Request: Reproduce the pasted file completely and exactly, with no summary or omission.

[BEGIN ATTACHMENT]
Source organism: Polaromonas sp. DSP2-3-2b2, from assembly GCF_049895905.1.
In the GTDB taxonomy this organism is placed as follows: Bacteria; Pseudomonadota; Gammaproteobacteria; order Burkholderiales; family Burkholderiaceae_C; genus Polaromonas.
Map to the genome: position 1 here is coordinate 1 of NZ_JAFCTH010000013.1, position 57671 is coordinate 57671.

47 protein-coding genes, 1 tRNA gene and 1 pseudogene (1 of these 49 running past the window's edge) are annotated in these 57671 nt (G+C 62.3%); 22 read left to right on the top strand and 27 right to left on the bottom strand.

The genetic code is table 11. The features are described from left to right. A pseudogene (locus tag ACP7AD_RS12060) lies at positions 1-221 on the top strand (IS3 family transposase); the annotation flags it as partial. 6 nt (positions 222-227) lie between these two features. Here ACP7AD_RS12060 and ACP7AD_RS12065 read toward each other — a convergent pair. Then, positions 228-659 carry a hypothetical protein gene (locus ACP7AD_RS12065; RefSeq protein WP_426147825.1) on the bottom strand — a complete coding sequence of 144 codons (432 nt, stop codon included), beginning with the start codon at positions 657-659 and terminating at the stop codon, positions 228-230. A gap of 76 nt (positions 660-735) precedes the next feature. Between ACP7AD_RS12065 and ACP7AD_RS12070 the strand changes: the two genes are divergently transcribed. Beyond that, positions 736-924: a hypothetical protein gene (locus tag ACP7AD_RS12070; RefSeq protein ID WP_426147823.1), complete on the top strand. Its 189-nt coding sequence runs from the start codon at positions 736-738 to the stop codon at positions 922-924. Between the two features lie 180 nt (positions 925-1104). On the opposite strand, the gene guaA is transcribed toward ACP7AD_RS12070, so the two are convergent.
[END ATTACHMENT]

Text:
Source organism: Polaromonas sp. DSP2-3-2b2, from assembly GCF_049895905.1.
In the GTDB taxonomy this organism is placed as follows: Bacteria; Pseudomonadota; Gammaproteobacteria; order Burkholderiales; family Burkholderiaceae_C; genus Polaromonas.
Map to the genome: position 1 here is coordinate 1 of NZ_JAFCTH010000013.1, position 57671 is coordinate 57671.

47 protein-coding genes, 1 tRNA gene and 1 pseudogene (1 of these 49 running past the window's edge) are annotated in these 57671 nt (G+C 62.3%); 22 read left to right on the top strand and 27 right to left on the bottom strand.

The genetic code is table 11. The features are described from left to right. A pseudogene (locus tag ACP7AD_RS12060) lies at positions 1-221 on the top strand (IS3 family transposase); the annotation flags it as partial. 6 nt (positions 222-227) lie between these two features. Here ACP7AD_RS12060 and ACP7AD_RS12065 read toward each other — a convergent pair. Then, positions 228-659 carry a hypothetical protein gene (locus ACP7AD_RS12065; RefSeq protein WP_426147825.1) on the bottom strand — a complete coding sequence of 144 codons (432 nt, stop codon included), beginning with the start codon at positions 657-659 and terminating at the stop codon, positions 228-230. A gap of 76 nt (positions 660-735) precedes the next feature. Between ACP7AD_RS12065 and ACP7AD_RS12070 the strand changes: the two genes are divergently transcribed. Beyond that, positions 736-924: a hypothetical protein gene (locus tag ACP7AD_RS12070; RefSeq protein ID WP_426147823.1), complete on the top strand. Its 189-nt coding sequence runs from the start codon at positions 736-738 to the stop codon at positions 922-924. Between the two features lie 180 nt (positions 925-1104). On the opposite strand, the gene guaA is transcribed toward ACP7AD_RS12070, so the two are convergent.